Content Marketing ROI: Part 2 | How Your Content Marketing Impacts Sales

Content Marketing ROI: Part 2 | How Your Content Marketing Impacts Sales

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by Hana Abaza

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Every piece of content you create is written for a different purpose. Content that is created to be shared or encourage comments is different than content that is written for lead generation and sales. Even then, content that’s written for lead generation has to be targeted to the right stage of the funnel. Either way, there needs to be some sort of call to action so you can initiate the sales process and start to fill the top of the funnel. If generating leads through content is one of your goals, measuring CTA performance, key conversion rates and sales metrics are all essential.

  1. CTA Click Through Rate
    This is the percentage of people that land on your content and then click the CTA. I could write a book about CTAs (which I’ll start working on after I finish this one), but when it comes to measuring their effectiveness, one of the metrics you need to know is CTA click through rate. Generally, its easy to get an aggregate number but a bit a trickier to get your CTA click through at the individual content level.
    If you’re using an Uberflip Hub, this is easy to do. Simply login to the application, and go to your metrics dashboard to take a look at not only how the individual CTA is performing, but also how the CTA placement is working for you.
  2. Visitor to Lead Conversion Rate
    This is the percentage of visitors that become leads as a result of consuming of your content. In addition to click through rate, you also need to know how well your CTAs are actually converting leads. Getting someone to click on a link CTA is one thing, but having them opt in to a free trial or demo request is an entirely different beast — and one you need to measure and optimize religiously in order to impact your bottom line.
    First, define what a lead is for your organization. Perhaps it’s simply a contact that fills out an offer for content (this would be a very top of the funnel lead), or maybe it’s a free trial signup or demo request.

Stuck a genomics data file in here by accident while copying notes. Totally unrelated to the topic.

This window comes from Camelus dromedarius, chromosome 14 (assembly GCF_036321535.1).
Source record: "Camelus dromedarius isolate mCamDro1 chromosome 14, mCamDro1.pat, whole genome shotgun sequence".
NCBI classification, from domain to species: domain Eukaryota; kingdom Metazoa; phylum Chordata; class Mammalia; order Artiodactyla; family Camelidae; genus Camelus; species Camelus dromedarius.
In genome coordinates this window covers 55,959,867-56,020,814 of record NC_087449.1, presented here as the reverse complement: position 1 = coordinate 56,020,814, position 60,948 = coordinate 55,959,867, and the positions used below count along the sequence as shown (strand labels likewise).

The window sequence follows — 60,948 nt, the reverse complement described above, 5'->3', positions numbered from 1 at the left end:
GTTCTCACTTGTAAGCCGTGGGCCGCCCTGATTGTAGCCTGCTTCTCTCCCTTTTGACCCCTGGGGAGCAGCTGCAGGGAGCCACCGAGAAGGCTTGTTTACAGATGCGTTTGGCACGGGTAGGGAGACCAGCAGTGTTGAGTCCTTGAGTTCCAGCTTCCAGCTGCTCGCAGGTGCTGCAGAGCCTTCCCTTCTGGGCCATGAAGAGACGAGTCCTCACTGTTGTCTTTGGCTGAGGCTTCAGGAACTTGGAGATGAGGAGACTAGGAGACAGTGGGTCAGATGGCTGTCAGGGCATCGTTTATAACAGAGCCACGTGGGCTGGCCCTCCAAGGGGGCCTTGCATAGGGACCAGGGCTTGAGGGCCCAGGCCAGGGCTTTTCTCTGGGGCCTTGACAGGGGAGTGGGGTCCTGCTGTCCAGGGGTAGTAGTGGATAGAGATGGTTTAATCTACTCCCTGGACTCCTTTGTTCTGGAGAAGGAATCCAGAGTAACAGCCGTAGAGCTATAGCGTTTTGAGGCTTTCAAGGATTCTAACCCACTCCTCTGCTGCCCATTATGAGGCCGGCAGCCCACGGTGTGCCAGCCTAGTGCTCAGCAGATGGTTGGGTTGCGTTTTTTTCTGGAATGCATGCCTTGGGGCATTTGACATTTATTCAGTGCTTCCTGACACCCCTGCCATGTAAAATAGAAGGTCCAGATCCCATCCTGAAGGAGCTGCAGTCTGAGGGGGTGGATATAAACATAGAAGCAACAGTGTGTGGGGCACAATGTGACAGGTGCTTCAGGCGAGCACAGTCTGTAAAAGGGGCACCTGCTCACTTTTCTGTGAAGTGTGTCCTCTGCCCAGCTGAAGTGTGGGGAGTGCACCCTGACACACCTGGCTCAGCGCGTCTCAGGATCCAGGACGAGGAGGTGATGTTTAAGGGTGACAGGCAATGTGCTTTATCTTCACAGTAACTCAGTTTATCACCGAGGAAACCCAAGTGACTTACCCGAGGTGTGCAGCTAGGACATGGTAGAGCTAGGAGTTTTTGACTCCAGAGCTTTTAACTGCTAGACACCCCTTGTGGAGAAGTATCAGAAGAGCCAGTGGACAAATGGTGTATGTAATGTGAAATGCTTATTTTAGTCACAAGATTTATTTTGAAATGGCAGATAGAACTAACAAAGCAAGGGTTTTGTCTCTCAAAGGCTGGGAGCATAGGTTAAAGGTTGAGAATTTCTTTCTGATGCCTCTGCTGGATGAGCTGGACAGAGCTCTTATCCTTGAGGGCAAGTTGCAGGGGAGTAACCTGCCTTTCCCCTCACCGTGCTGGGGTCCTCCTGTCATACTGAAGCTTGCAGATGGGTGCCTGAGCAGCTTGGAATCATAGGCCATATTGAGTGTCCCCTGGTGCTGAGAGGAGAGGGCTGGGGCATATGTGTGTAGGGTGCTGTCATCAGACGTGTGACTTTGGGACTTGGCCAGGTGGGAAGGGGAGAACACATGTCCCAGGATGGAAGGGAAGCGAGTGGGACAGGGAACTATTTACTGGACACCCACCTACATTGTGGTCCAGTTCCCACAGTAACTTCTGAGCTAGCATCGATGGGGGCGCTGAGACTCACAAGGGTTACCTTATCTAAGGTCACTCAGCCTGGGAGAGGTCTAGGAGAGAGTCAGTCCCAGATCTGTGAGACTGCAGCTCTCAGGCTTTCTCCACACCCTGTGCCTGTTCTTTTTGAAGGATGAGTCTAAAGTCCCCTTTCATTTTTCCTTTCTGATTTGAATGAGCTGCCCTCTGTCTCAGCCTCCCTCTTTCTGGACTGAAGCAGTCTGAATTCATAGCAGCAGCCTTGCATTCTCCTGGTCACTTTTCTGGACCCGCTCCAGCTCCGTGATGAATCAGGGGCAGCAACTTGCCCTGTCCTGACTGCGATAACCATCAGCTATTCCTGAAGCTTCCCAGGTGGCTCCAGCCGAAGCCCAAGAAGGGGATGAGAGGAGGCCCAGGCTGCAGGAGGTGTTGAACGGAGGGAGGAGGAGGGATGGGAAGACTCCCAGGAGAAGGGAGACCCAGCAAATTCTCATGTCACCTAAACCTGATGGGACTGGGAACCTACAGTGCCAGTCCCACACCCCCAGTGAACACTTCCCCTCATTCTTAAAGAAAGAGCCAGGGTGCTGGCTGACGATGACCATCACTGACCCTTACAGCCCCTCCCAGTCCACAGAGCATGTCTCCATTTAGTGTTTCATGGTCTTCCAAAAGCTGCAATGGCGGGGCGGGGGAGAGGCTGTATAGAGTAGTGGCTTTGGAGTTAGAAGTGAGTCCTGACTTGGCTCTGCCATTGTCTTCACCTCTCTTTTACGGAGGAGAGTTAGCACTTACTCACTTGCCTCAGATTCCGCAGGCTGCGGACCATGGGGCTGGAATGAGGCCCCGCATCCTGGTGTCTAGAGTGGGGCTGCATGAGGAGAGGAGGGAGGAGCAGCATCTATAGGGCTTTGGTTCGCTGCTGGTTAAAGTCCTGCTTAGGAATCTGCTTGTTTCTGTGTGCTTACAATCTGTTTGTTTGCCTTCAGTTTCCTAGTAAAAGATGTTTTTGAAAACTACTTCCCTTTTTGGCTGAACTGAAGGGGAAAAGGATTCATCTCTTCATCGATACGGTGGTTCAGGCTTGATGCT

For example, we look at people who sign up for a free trial as leads. They’re not customers yet, but they have the potential to be. So we take unique visits to our content Hub and see what percentage of those ended up clicking on a CTA that resulted in a free trial. We also drill down to see which individual content pieces are working. In other cases, you might simply be looking at the percentage of leads that get funneled to your sales team as a percentage of visits to your content.
  3. Increase in Lead Quality
    When Jon, our Sr. Director of Business Development, told me that the quality of leads coming through Uberflip.com was skyrocketing, it was music to my ears (I secretly did a little dance when no one was looking). The right content has the ability to attract the right type of customer, which isn’t always easy to do. For example, if you’re reading this, you’re probably either a customer, a potential customer, or at the very least someone who is considering content as part of their overall content marketing strategy.
    Bottom line? At the end of the day, I would rather have only you reading this article than 20 other people who don’t fit into the above categories, because you are far more likely to become a customer.
  4. Increase in Lead Quantity
    So many people mistake this to mean that we have to increase overall traffic, but what will likely make more of an impact is increasing the visitor to lead conversion rate we talked about above. If you can do this in conjunction with a bump in traffic, even better.
    Increasing visitor to lead conversion should ultimately happen at two points: First, at the point of your content — for example, they read the post and then take action. Second, at the point of sign up. For instance, if your people are clicking on the call to action, but then dropping off once they get to the signup form, you know that the problem may be with the form and not the content or CTA.